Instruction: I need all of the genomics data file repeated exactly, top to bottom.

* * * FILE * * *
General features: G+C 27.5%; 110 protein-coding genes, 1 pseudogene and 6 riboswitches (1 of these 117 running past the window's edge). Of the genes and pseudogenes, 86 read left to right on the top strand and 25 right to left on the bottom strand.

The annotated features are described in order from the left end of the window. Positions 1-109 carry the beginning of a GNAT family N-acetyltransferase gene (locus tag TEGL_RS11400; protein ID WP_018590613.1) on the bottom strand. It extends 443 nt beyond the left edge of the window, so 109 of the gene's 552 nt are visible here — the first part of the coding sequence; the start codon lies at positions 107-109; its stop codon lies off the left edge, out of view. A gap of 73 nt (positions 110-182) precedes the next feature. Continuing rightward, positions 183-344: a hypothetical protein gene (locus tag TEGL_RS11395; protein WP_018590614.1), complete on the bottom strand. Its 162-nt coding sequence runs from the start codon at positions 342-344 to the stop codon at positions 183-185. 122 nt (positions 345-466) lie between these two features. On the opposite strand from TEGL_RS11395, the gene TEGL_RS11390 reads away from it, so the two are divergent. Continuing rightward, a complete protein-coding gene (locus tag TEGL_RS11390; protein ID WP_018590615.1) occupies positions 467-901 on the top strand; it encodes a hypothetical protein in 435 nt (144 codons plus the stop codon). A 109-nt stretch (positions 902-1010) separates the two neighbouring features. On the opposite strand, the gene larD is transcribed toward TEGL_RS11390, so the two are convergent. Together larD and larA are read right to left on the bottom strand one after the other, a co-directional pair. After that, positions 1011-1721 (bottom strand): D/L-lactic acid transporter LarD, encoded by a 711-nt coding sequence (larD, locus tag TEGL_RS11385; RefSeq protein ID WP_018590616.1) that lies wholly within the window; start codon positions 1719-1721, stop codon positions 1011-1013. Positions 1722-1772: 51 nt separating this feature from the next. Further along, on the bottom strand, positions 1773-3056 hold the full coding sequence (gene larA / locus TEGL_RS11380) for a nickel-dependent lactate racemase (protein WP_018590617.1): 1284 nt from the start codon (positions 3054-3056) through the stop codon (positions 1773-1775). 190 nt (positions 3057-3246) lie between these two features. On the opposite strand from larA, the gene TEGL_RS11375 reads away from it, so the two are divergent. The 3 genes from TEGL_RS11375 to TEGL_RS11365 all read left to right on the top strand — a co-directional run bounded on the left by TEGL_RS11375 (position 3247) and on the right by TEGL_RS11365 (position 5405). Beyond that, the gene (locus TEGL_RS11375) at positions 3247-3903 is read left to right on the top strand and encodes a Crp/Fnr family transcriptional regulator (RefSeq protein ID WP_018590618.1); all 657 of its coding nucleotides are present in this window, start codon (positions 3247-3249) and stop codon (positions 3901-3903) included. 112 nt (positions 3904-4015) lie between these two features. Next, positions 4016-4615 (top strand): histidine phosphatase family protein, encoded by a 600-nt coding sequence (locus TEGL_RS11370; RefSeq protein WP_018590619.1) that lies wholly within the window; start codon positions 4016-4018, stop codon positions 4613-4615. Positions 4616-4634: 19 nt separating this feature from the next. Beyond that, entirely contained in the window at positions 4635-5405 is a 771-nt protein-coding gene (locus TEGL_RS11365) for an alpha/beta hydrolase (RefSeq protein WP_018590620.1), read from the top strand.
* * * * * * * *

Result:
General features: G+C 27.5%; 110 protein-coding genes, 1 pseudogene and 6 riboswitches (1 of these 117 running past the window's edge). Of the genes and pseudogenes, 86 read left to right on the top strand and 25 right to left on the bottom strand.

The annotated features are described in order from the left end of the window. Positions 1-109 carry the beginning of a GNAT family N-acetyltransferase gene (locus tag TEGL_RS11400; protein ID WP_018590613.1) on the bottom strand. It extends 443 nt beyond the left edge of the window, so 109 of the gene's 552 nt are visible here — the first part of the coding sequence; the start codon lies at positions 107-109; its stop codon lies off the left edge, out of view. A gap of 73 nt (positions 110-182) precedes the next feature. Continuing rightward, positions 183-344: a hypothetical protein gene (locus tag TEGL_RS11395; protein WP_018590614.1), complete on the bottom strand. Its 162-nt coding sequence runs from the start codon at positions 342-344 to the stop codon at positions 183-185. 122 nt (positions 345-466) lie between these two features. On the opposite strand from TEGL_RS11395, the gene TEGL_RS11390 reads away from it, so the two are divergent. Continuing rightward, a complete protein-coding gene (locus tag TEGL_RS11390; protein ID WP_018590615.1) occupies positions 467-901 on the top strand; it encodes a hypothetical protein in 435 nt (144 codons plus the stop codon). A 109-nt stretch (positions 902-1010) separates the two neighbouring features. On the opposite strand, the gene larD is transcribed toward TEGL_RS11390, so the two are convergent. Together larD and larA are read right to left on the bottom strand one after the other, a co-directional pair. After that, positions 1011-1721 (bottom strand): D/L-lactic acid transporter LarD, encoded by a 711-nt coding sequence (larD, locus tag TEGL_RS11385; RefSeq protein ID WP_018590616.1) that lies wholly within the window; start codon positions 1719-1721, stop codon positions 1011-1013. Positions 1722-1772: 51 nt separating this feature from the next. Further along, on the bottom strand, positions 1773-3056 hold the full coding sequence (gene larA / locus TEGL_RS11380) for a nickel-dependent lactate racemase (protein WP_018590617.1): 1284 nt from the start codon (positions 3054-3056) through the stop codon (positions 1773-1775). 190 nt (positions 3057-3246) lie between these two features. On the opposite strand from larA, the gene TEGL_RS11375 reads away from it, so the two are divergent. The 3 genes from TEGL_RS11375 to TEGL_RS11365 all read left to right on the top strand — a co-directional run bounded on the left by TEGL_RS11375 (position 3247) and on the right by TEGL_RS11365 (position 5405). Beyond that, the gene (locus TEGL_RS11375) at positions 3247-3903 is read left to right on the top strand and encodes a Crp/Fnr family transcriptional regulator (RefSeq protein ID WP_018590618.1); all 657 of its coding nucleotides are present in this window, start codon (positions 3247-3249) and stop codon (positions 3901-3903) included. 112 nt (positions 3904-4015) lie between these two features. Next, positions 4016-4615 (top strand): histidine phosphatase family protein, encoded by a 600-nt coding sequence (locus TEGL_RS11370; RefSeq protein WP_018590619.1) that lies wholly within the window; start codon positions 4016-4018, stop codon positions 4613-4615. Positions 4616-4634: 19 nt separating this feature from the next. Beyond that, entirely contained in the window at positions 4635-5405 is a 771-nt protein-coding gene (locus TEGL_RS11365) for an alpha/beta hydrolase (RefSeq protein WP_018590620.1), read from the top strand.